Thursday, 24 July 2014

Batman, Gotham, and Bad Cities

Following on from Batman Day, what else does this 75-year legend have to offer gaming?

It seems sensible to start with Gotham, the city that defines him, so much so that the show about adolescent Bruce Wayne coming soon is to be named after it...

Batman was originally based in New York, then moved to a fictional city to take more artistic liberties and “because we wanted anybody in any city to identify with it” as its creator Bill Finger explained. It was officially mapped in 1999, and the cartographer Elliot Brown explained that creating a fictional city “is about allowing the writers to have their freedom”.

Over the intervening decades Gotham has become a Bad City, an urban hellhole teeming with crime and corruption and scary architecture. Batman editor Denny O’Neil described it as like “eight million people living in a Gothic cathedral”.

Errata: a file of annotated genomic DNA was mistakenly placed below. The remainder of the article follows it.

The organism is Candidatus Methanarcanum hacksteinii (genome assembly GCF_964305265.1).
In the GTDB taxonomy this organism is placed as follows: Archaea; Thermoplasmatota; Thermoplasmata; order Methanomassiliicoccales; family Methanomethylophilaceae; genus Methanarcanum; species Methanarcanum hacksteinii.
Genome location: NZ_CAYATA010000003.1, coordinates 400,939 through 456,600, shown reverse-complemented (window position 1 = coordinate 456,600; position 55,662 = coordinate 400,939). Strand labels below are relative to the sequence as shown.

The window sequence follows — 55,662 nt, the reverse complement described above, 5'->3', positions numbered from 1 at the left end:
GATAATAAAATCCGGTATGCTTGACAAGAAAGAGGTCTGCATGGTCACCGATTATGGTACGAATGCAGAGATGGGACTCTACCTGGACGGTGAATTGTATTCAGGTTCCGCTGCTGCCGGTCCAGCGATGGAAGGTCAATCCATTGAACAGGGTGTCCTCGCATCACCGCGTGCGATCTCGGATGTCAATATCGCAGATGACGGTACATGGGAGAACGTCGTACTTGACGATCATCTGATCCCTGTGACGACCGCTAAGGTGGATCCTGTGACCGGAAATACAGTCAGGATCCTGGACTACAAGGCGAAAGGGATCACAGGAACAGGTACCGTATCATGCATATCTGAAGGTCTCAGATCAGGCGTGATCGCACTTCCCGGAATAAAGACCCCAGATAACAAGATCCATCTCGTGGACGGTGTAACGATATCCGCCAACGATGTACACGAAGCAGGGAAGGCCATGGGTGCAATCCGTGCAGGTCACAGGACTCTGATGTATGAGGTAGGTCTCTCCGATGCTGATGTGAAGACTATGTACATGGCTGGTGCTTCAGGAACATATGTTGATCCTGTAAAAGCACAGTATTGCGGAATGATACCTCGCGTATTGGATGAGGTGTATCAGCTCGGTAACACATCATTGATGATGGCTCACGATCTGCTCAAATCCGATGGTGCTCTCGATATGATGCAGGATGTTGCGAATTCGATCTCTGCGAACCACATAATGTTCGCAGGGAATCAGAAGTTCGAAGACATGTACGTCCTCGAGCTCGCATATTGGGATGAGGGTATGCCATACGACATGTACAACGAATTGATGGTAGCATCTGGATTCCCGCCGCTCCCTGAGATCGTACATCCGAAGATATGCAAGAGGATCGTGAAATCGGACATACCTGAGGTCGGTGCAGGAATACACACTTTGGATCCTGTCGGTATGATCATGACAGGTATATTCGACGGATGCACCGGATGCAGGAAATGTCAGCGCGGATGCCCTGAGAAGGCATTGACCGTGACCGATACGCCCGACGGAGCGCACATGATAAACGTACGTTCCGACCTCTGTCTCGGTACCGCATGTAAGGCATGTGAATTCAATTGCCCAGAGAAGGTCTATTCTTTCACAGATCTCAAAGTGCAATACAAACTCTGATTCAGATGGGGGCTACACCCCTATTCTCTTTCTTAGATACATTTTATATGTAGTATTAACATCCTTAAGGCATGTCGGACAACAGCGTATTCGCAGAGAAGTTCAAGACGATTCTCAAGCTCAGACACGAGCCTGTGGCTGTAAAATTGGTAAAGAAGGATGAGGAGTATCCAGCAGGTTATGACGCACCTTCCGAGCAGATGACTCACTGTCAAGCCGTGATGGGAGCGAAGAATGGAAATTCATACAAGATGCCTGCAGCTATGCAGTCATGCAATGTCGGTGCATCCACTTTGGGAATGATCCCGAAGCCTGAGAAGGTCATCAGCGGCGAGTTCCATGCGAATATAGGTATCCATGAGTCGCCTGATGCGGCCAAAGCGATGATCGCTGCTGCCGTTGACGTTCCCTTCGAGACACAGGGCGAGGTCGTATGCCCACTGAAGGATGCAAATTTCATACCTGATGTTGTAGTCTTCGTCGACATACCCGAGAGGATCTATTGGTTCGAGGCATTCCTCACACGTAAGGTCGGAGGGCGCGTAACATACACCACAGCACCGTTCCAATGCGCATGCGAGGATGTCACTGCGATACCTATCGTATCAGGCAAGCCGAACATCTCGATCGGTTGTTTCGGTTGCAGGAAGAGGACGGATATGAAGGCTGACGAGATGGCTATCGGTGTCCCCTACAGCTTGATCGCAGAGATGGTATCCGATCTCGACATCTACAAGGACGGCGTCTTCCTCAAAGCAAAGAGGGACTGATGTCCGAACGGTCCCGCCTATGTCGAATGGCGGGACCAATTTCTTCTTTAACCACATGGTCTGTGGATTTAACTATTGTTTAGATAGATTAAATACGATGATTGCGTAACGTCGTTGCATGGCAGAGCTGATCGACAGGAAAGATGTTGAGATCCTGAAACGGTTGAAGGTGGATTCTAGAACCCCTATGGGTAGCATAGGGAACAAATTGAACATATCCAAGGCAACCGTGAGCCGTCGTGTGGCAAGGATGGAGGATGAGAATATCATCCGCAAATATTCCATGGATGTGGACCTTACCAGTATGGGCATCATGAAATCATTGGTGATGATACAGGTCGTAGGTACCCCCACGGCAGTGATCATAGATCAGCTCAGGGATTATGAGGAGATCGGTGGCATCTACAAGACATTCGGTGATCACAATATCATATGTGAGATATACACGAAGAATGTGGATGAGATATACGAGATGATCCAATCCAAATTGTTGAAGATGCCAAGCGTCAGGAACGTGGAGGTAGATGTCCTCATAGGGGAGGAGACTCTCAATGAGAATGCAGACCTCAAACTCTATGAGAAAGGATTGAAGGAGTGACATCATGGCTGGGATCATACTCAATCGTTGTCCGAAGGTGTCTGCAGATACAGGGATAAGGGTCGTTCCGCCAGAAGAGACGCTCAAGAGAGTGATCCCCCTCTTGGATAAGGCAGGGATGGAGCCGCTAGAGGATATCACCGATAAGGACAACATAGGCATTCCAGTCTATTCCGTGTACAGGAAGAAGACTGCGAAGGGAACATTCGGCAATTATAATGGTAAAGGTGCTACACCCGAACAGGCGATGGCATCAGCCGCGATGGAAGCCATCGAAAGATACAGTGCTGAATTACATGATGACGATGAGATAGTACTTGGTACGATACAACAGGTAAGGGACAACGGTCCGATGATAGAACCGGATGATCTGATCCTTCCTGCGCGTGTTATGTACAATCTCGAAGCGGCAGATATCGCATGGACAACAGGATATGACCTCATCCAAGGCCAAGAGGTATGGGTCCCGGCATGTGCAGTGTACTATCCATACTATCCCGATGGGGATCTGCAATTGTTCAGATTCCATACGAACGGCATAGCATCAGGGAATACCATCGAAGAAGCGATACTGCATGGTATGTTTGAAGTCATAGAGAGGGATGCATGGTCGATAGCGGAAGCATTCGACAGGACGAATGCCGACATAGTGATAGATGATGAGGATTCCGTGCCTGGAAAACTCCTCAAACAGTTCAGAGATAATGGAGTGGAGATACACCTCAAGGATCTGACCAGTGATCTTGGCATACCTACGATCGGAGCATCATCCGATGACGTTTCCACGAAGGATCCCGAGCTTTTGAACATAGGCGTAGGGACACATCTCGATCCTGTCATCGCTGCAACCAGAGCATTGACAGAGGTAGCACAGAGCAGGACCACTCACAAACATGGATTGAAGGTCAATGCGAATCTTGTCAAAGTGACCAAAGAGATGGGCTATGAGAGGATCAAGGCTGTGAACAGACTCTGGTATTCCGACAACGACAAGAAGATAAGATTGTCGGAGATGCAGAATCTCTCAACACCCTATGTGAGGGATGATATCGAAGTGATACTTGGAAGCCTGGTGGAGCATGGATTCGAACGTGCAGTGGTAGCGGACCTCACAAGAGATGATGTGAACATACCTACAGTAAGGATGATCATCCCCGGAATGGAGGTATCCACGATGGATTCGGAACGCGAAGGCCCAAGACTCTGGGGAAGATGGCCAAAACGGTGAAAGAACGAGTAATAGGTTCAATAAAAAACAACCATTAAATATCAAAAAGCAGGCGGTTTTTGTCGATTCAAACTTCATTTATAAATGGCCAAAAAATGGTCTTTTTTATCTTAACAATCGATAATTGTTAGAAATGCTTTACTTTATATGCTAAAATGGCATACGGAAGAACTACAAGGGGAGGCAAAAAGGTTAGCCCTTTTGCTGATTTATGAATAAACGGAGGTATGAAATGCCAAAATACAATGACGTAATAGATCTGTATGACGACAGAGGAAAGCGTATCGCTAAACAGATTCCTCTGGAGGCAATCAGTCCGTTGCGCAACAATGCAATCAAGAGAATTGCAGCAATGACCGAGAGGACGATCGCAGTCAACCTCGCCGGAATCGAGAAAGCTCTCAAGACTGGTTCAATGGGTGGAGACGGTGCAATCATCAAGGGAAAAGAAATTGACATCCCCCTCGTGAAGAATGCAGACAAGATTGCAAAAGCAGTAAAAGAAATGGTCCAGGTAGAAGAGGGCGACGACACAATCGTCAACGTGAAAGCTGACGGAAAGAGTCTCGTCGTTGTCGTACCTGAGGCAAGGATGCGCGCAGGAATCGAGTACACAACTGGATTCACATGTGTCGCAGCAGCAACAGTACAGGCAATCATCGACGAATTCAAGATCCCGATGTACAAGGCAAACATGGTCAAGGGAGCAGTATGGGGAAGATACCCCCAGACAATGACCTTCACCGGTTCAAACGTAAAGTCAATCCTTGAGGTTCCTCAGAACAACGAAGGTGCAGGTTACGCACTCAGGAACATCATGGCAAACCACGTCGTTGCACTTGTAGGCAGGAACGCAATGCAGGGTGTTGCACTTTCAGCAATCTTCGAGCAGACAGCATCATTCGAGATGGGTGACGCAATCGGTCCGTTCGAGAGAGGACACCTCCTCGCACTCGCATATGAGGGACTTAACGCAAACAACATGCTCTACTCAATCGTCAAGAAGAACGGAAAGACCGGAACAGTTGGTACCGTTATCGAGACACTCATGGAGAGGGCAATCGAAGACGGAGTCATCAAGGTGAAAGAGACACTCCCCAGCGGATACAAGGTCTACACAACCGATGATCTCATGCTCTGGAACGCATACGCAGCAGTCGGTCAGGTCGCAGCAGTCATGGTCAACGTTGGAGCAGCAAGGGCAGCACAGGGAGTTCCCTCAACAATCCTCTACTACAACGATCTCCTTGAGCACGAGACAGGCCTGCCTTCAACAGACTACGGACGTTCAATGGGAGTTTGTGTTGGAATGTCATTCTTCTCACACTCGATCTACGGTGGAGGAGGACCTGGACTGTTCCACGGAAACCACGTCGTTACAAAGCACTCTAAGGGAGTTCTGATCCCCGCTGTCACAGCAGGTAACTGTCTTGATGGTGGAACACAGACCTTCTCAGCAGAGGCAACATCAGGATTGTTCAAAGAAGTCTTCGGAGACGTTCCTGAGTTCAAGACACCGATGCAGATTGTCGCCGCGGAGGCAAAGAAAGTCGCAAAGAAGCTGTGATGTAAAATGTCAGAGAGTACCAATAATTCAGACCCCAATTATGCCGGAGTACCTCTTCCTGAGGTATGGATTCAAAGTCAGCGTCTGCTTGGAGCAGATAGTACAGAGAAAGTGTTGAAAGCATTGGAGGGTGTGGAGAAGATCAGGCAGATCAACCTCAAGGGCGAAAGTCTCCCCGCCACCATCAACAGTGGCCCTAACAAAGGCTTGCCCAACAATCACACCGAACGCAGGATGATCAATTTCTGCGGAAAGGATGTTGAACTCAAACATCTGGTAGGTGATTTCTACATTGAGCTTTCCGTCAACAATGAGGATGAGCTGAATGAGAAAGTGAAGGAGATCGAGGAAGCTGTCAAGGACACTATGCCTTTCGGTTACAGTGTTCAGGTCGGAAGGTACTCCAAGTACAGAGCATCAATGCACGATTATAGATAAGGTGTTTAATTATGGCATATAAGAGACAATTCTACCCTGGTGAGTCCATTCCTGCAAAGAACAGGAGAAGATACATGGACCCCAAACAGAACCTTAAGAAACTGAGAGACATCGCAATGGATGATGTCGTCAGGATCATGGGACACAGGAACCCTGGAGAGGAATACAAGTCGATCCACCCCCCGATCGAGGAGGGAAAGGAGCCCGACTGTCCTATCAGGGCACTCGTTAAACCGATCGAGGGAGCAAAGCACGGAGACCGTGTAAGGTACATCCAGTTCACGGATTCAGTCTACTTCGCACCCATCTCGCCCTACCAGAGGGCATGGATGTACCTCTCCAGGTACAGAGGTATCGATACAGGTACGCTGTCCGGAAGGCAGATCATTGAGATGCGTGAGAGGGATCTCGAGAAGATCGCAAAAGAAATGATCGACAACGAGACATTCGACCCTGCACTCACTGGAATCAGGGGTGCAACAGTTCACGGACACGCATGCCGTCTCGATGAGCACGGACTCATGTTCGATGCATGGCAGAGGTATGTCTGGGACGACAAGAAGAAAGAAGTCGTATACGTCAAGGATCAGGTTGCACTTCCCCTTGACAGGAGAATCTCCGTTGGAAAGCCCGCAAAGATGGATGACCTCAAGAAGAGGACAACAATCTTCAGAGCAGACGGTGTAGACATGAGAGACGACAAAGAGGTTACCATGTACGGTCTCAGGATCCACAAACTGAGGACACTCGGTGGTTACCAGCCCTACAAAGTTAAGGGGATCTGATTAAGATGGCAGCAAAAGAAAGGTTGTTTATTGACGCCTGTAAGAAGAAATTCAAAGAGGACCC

Like Lankhmar, Ankh-MorporkPort Blacksand, Mos Eisley, 1980s pop culture New York and almost everywhere in the classic World Of Darkness, it’s the perfect place to get in trouble. It was designed so that Batman always has something to do when he goes on patrol.

Gangsters, street gangs, crooked cops, civil unrest, alligators in the sewers, an insane asylum with a staggeringly bad security record - every issue with city living and every bad urban legend can happen here.

This can tip over into absurdity when placed in a modern integrated setting (I would say it does in The Dark Knight Rises when the government fails to intervene with Bane’s reign of terror for six months after one attempt) but in smaller doses it can be very effective. I wouldn’t want to visit as a tourist (despite its many excellent galleries and museums) but I would as an adventurer.

Many settings have a city (or in space opera style SF an entire planet!) like this. And if the PCs don’t have to live there, they will probably end up visiting it at some point as part of a quest.

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